• 1 Which law applies?
• 2 Is there a statutory matrimonial property regime and if so, what does it provide?
• 3 How can the spouses arrange their property regime?
• 4 Can or must the matrimonial property regime be registered?
• 5 What are the consequences of Divorce/separation?
• 6 What are the consequences of death?
• 7 Does your national law provide a special matrimonial property regime for multi-national couples?
• 8 What does the law provide for the property of registered and non-registered partners?
• 9 Which is the competent authority to turn to in cases of disputes and other legal issues?

If you are considering separation or Divorce,  please in the first instance, give consideration to the out of Court options to resolving any disagreements that you may have either family mediation or in more complex cases, consideration should be given to the collaborative approach, which allows legal advice during meetings.

New Year Blues – Divorce Day

The first working day back in the New Year is classed as ‘Divorce Day’ by most lawyers. Usually after the festive season those couples who have kept it together for the sake of their children or simply to avoid the stress of a breakup during what should be happy times, make the decision that something needs to be done to end the façade and on going struggles/misery by taking formal steps to end their relationship.

It takes a lot of courage and a strong person to take this bold step but with the right advice and support unhappy couples can make the right decisions about where their relationship is going. Unhappy relationships don’t have to end in Divorce/separation – sometimes all that is needed is  time apart to allow you and your partner the time and space to reflect upon what the real issues are in your relationship. Can they be resolved with professional help and support? Visit the useful links  page for information an agencies such as Relate that may be able to help.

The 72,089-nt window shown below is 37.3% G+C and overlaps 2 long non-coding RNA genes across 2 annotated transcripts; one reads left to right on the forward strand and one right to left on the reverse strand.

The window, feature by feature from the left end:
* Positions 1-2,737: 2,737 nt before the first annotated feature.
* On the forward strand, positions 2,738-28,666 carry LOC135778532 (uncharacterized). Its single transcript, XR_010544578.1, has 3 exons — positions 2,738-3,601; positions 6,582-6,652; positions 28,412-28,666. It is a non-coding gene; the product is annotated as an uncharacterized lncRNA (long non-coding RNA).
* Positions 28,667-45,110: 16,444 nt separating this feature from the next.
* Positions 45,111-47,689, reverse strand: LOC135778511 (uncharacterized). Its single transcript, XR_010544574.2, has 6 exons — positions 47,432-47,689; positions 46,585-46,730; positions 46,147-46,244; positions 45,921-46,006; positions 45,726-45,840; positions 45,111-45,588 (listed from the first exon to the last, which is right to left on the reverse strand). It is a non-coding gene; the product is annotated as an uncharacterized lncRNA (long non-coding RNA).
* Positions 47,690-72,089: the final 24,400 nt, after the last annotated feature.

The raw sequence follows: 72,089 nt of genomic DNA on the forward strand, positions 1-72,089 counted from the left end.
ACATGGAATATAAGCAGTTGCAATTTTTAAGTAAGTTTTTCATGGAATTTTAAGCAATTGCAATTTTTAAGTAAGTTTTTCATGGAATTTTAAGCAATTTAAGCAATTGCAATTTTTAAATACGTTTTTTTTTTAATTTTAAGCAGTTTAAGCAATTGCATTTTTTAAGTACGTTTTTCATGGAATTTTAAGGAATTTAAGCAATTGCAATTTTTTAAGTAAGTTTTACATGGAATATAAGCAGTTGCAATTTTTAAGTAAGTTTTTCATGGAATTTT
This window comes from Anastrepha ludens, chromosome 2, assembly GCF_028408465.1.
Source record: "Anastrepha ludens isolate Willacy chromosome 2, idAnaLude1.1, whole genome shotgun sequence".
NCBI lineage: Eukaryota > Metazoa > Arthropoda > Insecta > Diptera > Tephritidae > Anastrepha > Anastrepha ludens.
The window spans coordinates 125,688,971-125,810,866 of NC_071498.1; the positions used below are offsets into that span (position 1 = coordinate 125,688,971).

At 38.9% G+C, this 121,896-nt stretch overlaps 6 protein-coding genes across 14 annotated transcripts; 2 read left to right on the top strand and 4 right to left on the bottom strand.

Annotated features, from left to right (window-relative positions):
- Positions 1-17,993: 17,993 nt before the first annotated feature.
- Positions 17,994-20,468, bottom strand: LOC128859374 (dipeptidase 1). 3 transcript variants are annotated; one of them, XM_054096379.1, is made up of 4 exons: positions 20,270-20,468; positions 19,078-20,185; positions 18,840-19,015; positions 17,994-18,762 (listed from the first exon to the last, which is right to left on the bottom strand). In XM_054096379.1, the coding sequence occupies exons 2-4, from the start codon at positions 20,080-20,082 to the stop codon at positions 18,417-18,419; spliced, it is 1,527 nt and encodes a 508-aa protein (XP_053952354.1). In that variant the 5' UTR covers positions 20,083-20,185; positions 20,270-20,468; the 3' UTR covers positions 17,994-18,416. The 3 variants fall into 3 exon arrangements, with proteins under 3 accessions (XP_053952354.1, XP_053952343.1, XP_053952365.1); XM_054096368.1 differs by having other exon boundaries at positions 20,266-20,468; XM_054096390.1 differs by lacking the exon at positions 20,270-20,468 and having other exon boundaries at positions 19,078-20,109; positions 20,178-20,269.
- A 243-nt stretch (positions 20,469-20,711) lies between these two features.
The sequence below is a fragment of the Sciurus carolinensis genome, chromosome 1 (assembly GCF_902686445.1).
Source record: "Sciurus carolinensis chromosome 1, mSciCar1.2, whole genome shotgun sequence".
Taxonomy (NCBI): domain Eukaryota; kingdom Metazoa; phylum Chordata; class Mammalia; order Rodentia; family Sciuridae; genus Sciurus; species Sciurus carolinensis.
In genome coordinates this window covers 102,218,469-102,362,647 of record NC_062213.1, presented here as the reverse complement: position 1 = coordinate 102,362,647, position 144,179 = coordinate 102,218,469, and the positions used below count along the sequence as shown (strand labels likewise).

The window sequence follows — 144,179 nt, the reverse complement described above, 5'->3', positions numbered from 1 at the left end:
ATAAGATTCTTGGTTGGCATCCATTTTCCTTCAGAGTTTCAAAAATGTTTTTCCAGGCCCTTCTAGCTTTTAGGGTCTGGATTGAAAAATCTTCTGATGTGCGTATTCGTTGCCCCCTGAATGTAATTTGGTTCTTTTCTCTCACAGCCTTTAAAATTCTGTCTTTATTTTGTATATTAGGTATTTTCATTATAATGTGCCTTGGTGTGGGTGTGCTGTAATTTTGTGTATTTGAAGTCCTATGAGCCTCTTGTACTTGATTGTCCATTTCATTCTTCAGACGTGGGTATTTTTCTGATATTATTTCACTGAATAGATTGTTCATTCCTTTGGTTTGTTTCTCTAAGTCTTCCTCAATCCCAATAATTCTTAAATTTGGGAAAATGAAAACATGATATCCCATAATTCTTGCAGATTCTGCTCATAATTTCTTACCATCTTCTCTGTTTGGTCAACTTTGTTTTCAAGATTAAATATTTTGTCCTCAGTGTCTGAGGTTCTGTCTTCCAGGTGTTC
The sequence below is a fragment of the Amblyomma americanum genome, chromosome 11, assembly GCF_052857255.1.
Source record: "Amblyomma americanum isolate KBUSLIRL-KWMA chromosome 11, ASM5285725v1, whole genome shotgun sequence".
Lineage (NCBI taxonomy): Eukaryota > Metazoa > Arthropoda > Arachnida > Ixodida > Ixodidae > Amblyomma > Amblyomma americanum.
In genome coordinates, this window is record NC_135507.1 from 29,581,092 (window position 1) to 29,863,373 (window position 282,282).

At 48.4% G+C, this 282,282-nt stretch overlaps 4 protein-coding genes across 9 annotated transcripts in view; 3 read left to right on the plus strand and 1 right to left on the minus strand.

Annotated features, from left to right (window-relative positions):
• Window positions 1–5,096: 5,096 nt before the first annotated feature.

If there is no third-party involvement by either party and no serious issues about the safety or welfare of either party or any child/ren of the family then in some cases the answer maybe to have counselling, therapy, coaching through professionals trained to help couples in such circumstances – to help you get back on track to re-kindle your love and admiration for each other. There are no quick fixes and both you and your partner would have to be committed to this process to have a good chance of succeeding in a reconciliation.

However, sadly in a lot cases you and your partner will have reached the point of no return and therefore serious consideration will need to be given to formalising your separation. The Government is encouraging separating couples to consider family mediation as their first port of call to avoid protracted Court proceedings and the added stress and costs of the traditional Court based approach. Read the related articles below.

Where a case is suitable for mediation, I would strongly recommend that you and your partner at least keep an open mind about the out of Court option and give family mediation a fair go. You have nothing to lose and everything to gain.